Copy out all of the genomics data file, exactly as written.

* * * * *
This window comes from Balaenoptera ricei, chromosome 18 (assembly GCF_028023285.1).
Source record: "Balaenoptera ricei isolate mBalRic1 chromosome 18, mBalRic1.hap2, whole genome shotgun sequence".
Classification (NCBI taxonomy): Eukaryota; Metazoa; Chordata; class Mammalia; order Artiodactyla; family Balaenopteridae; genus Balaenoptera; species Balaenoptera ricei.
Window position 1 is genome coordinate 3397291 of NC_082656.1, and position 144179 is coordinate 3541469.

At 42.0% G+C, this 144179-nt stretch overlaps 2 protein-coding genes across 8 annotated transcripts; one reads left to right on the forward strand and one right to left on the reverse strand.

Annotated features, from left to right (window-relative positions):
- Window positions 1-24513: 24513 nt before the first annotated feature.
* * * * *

This window comes from Balaenoptera ricei, chromosome 18 (assembly GCF_028023285.1).
Source record: "Balaenoptera ricei isolate mBalRic1 chromosome 18, mBalRic1.hap2, whole genome shotgun sequence".
Classification (NCBI taxonomy): Eukaryota; Metazoa; Chordata; class Mammalia; order Artiodactyla; family Balaenopteridae; genus Balaenoptera; species Balaenoptera ricei.
Window position 1 is genome coordinate 3397291 of NC_082656.1, and position 144179 is coordinate 3541469.

At 42.0% G+C, this 144179-nt stretch overlaps 2 protein-coding genes across 8 annotated transcripts; one reads left to right on the forward strand and one right to left on the reverse strand.

Annotated features, from left to right (window-relative positions):
- Window positions 1-24513: 24513 nt before the first annotated feature.